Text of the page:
After this triumph, Rome ruled in Africa as well as in Europe; but its empire was momentarily shaken in Asia by Mithradates; this great king, after having successively seized small neighboring States, commanded not less than two hundred and fifty thousand men, and had a fleet of four hundred vessels, three hundred of which were decked. He fought the three Roman generals who commanded in Cappadocia, invaded all Asia Minor, caused eighty thousand Roman subjects to be massacred, and even sent a powerful army to Greece. Sylla descended with a reinforcement of twenty-five thousand Romans, and retook Athens; but Mithradates sent successively two great armies by the Bosphorus or by the Dardanelles; the first, of a hundred thousand men, was destroyed at Chaeronea; the second, of eighty thousand, had the same fate at Oorchomenus. At the same time, Lucullus assembled all the maritime forces of the cities of Asia Minor, those of the isles, and especially of the Rhodians, and came to take the army of Sylla at Cestas, for conducting it into Asia; Mithradates frightened, made peace.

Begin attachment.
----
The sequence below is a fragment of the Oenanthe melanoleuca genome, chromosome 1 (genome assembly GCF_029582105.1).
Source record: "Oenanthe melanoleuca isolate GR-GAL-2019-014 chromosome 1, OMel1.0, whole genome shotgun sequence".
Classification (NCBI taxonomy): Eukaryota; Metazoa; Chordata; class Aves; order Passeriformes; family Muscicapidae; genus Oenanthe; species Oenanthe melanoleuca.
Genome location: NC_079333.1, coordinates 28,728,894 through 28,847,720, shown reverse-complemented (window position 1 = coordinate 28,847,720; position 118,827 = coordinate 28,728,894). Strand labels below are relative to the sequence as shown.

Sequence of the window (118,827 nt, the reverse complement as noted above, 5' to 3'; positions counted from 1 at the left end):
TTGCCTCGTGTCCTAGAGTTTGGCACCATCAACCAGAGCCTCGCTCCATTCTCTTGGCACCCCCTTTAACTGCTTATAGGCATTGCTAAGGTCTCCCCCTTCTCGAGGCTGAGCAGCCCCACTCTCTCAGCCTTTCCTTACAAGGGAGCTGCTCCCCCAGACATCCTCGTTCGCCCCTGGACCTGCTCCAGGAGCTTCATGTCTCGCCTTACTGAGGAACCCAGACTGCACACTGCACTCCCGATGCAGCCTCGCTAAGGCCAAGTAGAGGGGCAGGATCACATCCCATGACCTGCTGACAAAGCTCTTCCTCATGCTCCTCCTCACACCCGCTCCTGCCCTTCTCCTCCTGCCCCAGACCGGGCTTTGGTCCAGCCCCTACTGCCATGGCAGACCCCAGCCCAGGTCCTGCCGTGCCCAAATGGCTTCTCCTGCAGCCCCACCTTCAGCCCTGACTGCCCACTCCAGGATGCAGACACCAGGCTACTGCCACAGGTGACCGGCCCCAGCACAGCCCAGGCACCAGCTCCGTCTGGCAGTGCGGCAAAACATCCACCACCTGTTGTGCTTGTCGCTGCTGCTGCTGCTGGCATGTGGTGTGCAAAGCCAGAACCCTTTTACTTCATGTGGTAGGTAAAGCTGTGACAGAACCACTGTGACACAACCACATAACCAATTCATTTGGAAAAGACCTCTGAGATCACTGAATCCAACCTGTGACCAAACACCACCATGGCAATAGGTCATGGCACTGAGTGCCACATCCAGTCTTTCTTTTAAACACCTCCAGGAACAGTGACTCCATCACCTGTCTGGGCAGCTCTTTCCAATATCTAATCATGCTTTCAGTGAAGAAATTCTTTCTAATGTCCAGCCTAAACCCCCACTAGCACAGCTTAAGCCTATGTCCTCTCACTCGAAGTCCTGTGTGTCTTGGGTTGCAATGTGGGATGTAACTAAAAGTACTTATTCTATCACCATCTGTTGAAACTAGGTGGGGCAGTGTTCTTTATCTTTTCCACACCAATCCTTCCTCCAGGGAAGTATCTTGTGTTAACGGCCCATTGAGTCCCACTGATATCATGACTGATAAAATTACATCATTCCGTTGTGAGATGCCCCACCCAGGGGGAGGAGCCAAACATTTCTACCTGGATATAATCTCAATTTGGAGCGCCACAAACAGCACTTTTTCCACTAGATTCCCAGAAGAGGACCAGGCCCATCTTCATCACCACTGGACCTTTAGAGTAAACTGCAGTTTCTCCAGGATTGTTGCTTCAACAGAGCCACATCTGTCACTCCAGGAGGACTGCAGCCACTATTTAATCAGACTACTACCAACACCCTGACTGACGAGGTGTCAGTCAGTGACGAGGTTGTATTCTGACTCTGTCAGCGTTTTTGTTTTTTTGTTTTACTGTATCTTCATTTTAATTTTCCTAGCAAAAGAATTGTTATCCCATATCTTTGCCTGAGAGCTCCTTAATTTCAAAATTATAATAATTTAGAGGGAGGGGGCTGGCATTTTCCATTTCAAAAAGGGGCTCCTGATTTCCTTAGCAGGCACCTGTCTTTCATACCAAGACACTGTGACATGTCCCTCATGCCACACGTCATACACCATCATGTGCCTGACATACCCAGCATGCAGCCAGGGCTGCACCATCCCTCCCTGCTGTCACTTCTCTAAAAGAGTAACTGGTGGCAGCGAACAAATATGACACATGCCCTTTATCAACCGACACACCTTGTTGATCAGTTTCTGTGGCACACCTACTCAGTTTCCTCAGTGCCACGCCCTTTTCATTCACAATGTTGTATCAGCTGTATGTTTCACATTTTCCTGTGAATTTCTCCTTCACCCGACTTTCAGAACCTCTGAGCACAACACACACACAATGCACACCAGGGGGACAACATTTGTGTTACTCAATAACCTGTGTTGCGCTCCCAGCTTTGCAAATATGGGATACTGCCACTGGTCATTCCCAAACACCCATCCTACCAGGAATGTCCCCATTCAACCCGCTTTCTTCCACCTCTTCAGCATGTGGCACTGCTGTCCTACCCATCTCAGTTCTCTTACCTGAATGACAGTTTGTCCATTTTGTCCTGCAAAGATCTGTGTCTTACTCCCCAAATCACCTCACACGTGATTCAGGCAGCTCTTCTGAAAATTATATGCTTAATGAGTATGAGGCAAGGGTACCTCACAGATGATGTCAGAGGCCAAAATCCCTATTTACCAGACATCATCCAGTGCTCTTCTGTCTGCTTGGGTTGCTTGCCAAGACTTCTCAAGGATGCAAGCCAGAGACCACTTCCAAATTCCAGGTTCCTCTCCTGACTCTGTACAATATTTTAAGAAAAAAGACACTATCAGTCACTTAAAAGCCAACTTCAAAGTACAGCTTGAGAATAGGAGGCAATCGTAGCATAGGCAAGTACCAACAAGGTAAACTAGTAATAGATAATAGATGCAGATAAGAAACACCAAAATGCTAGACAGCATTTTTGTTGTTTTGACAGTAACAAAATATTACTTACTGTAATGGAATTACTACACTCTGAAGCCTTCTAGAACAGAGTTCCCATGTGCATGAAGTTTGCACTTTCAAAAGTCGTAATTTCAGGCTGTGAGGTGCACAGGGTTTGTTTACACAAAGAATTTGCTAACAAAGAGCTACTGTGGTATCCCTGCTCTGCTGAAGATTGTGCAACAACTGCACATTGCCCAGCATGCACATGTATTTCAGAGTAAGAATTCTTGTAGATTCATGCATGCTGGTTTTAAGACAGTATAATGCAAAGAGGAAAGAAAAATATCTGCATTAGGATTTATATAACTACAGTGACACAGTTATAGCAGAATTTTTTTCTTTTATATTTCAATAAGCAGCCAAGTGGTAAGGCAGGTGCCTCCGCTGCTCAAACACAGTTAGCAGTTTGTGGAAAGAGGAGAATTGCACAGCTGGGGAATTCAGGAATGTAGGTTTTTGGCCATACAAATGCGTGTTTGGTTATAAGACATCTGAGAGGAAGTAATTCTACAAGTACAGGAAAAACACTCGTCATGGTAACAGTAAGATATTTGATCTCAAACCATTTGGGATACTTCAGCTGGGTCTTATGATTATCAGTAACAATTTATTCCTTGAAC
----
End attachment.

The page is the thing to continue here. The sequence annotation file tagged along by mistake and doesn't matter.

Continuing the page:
In the second war, made by Muraena, and in the third conducted by Lucullus, there were no more descents operated. Mithradates, pushed by degrees as far as Colchis, and no longer holding the sea, conceived [334] the project of turning the Black Sea by the Caucasus, in order to return by Thrace against Rome, a project difficult to conceive on the part of a man who could not defend his States against fifty thousand Romans.

Caesar made a descent upon England for the second time, with six hundred vessels, carrying nearly forty thousand men. In the civil wars he transported thirty-five thousand men into Greece. Anthony, departing from Brindes, in order to join him with twenty thousand men, in pasing through the naval forces of Pompey, was as much favored by the fortune of Caesar as by the dispositions of his lieutenants.

Later, Caesar transported sixty thousand men into Africa, but these latter only arrived there successively, and at several different times.